Signs of a more ambivalent relationship

There are signs however that the CSOs and the ’political’ Government relationship in the recent past may be becoming increasingly ambivalent. On one side the spaces are characterised by close cooperation and mutual respect in invited spaces and what is seen as safe spaces for discussion of technical policy issues. On the other side characterised by a growing mutual distrust between Government and CSO, with each party questioning the motives of either in policy dialogue, especially in monitoring policy implementation for example in the forestry case study. The legal framework in some areas studied such as Governance and Accountability, is very clear and has numerous laws and acts on anti-corruption, which were developed with participation of CSOs. The Anti-corruption institutions continue to claim openness and commitment to fight corruption, for example the Directorate of Ethics and Integrity (DEI) and the Office of the Inspector General of Government as well as the Parliament through Public Accounts Committee (PAC). Anti-Corruption Coalitions of CSOs have been established in Uganda at National level and Chapters opened at local and regional levels in the districts. CSOs have access to all the spaces in the institutions to contribute to policy dialogue. Parliamentary proceedings continued to provide more democratic space for CSOs to engage and present their voices through them, and provide opportunities for information sharing. The medium of CSOs engagement with parliament has included evidence-based policy briefs to support parliament debate, and dialogue with the various committees of parliament. On the other hand, there is less openness and willingness for MPs to open democratic debate and dialogue on their constant strain on public expenditure through their increase of parliamentary benefits and allowances and emoluments.

While spaces have been open for CSO participation on platforms offered by Government, according to the CSOs, the spaces for dialogue between Government and CSOs are narrowing on issues where CSOs disagree with or strongly criticise government. The controversial issues , raised by the case studies include issues of public spending, political governance for example discussion of presidential term limits, questioning government decisions concerning private sector investments such as in the case of government proposal to degazette and natural forest for a sugar cane plantation. Thus, the most controversial policy dialogue between CSOs and Government has been on issues of forestry governance in the last five years. The legal framework is in place and what is seen as a model for sustainable management of forests, the National Forest Policy 2001, was developed in a consultative and participatory manner. However, since then, the role of CSOs dialogue has been on safeguarding the policy and preventing the abuse of policy by government practices. DPs have been very active in supporting the forestry sector in Uganda, with some CSO support for policy dialogue. The sector has been hit with crises over threats for degazettement of protected forests, deforestation and corruption and commercial interests for plantation agriculture. Forestry sector responsibilities fall in various government Ministries and institutional and agencies such as the National Forestry Authority (NFA), Uganda Wild Life Authority (UWA), the Districts and Ministry of Water and Environment. In the recent past, the major donors for forestry have pulled out of support to the sector due to the institutional challenges faced concerning the governance of the sector. These challenges have also provided opportunities for CSOs to engage in policy dialogue often with contradictions arising out of the conflict between the technical agenda that is not aligned to the political and commercial agendas.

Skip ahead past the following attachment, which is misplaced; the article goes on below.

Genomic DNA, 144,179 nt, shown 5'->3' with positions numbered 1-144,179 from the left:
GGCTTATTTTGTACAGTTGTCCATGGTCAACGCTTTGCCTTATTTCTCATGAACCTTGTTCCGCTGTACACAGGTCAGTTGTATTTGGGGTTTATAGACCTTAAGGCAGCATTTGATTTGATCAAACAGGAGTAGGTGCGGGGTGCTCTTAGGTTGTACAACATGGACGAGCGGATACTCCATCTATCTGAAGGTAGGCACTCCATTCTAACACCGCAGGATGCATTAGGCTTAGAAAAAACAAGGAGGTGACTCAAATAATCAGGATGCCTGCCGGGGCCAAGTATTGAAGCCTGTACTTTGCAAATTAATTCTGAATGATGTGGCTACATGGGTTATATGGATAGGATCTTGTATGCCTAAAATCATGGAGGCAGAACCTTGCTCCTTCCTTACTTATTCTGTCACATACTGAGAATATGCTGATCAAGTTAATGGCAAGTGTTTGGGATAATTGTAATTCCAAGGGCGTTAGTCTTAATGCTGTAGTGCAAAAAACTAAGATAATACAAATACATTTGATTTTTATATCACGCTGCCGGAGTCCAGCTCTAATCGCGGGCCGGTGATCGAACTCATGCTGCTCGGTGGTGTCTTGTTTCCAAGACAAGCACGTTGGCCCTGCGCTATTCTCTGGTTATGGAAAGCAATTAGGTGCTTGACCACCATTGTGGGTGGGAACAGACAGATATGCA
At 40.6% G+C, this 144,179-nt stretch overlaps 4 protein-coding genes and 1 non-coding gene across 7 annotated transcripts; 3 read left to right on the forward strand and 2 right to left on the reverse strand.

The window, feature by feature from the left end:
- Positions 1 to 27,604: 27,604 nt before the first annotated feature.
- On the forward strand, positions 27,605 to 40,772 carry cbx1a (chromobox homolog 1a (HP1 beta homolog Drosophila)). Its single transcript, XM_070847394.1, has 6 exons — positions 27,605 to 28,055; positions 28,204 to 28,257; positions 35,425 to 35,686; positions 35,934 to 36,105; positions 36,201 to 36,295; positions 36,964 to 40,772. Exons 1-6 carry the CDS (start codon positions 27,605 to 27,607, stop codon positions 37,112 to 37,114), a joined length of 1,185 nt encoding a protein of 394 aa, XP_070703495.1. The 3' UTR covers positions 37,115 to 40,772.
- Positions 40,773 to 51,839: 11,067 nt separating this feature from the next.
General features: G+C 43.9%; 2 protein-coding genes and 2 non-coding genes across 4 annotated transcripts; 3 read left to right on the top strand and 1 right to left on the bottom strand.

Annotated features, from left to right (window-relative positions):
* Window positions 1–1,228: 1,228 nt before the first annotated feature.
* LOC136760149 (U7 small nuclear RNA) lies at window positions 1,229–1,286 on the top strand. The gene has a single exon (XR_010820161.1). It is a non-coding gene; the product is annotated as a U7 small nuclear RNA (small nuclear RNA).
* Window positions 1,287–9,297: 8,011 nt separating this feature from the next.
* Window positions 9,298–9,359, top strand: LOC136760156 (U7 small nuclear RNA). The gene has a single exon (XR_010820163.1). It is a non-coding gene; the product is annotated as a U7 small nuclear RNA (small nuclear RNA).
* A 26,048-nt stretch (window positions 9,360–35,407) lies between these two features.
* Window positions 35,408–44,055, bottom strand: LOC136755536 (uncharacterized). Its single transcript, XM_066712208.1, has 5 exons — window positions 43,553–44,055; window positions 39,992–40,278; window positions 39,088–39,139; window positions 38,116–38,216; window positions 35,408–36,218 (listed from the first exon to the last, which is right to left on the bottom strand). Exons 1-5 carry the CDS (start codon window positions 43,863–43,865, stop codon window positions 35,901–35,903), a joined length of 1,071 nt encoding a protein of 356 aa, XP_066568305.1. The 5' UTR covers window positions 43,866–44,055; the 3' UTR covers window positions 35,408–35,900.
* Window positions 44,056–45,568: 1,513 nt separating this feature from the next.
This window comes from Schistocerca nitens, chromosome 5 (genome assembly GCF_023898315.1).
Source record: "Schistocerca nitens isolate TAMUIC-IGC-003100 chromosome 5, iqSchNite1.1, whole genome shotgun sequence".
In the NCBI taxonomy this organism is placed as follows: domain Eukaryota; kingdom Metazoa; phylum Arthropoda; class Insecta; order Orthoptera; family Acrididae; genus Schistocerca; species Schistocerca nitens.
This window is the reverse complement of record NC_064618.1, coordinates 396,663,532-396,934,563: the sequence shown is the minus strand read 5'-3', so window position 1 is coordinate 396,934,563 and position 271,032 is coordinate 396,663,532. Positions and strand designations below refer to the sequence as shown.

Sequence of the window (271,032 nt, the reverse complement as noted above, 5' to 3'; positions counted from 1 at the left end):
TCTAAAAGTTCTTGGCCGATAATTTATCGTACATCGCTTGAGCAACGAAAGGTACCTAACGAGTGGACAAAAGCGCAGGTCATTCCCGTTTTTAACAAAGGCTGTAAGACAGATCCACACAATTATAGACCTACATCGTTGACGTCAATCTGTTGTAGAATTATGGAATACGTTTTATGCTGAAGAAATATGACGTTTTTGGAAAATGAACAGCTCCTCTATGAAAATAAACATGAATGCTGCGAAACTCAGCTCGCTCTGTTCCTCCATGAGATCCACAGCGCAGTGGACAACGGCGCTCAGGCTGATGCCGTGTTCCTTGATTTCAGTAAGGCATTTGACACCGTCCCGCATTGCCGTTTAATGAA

CSOs have become more vocal in demanding for good governance and accountability on social, economic and political governance issues. Because of the constant demands from CSOs for transparency, Government has also increasingly made pronouncements and launched investigations of some CSOs, questioning their motives, and whether CSOs genuinely operate in the interest of Uganda or are agents of foreign parties. Ironically as CSOs increase demands for accountability which would support government to curb the negative practices, the environment of CSO operations is seen by CSOs as becoming more stringent. A key factor influencing CSOs effectiveness discussed in the report is the NGO regulation which CSOs say limits their scope of operation. The regulation is seen by CSOs as restrictive of their freedoms and right to operate freely in the environment. The legal framework has changed to demand for tighter control of CSOs by the NGO Law and regulations, and hence constraining CSO effectiveness. Hence, many CSOs said they had resorted to self-censorship for survival and expressed fear of a scenario where the law could be used against them to curb their operations.